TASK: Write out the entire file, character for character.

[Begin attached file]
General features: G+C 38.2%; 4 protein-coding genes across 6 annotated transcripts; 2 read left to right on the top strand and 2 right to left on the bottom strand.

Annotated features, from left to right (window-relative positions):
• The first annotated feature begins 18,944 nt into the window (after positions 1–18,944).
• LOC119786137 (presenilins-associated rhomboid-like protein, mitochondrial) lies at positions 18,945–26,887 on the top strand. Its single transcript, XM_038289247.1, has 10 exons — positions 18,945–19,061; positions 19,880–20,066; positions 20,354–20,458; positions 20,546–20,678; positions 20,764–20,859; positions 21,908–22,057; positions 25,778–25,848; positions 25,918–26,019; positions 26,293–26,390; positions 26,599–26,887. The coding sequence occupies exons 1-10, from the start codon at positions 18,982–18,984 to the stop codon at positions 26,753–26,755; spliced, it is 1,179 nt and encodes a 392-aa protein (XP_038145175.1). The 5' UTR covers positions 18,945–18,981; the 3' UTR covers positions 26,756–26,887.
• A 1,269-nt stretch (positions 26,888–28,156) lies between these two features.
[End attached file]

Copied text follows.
General features: G+C 38.2%; 4 protein-coding genes across 6 annotated transcripts; 2 read left to right on the top strand and 2 right to left on the bottom strand.

Annotated features, from left to right (window-relative positions):
• The first annotated feature begins 18,944 nt into the window (after positions 1–18,944).
• LOC119786137 (presenilins-associated rhomboid-like protein, mitochondrial) lies at positions 18,945–26,887 on the top strand. Its single transcript, XM_038289247.1, has 10 exons — positions 18,945–19,061; positions 19,880–20,066; positions 20,354–20,458; positions 20,546–20,678; positions 20,764–20,859; positions 21,908–22,057; positions 25,778–25,848; positions 25,918–26,019; positions 26,293–26,390; positions 26,599–26,887. The coding sequence occupies exons 1-10, from the start codon at positions 18,982–18,984 to the stop codon at positions 26,753–26,755; spliced, it is 1,179 nt and encodes a 392-aa protein (XP_038145175.1). The 5' UTR covers positions 18,945–18,981; the 3' UTR covers positions 26,756–26,887.
• A 1,269-nt stretch (positions 26,888–28,156) lies between these two features.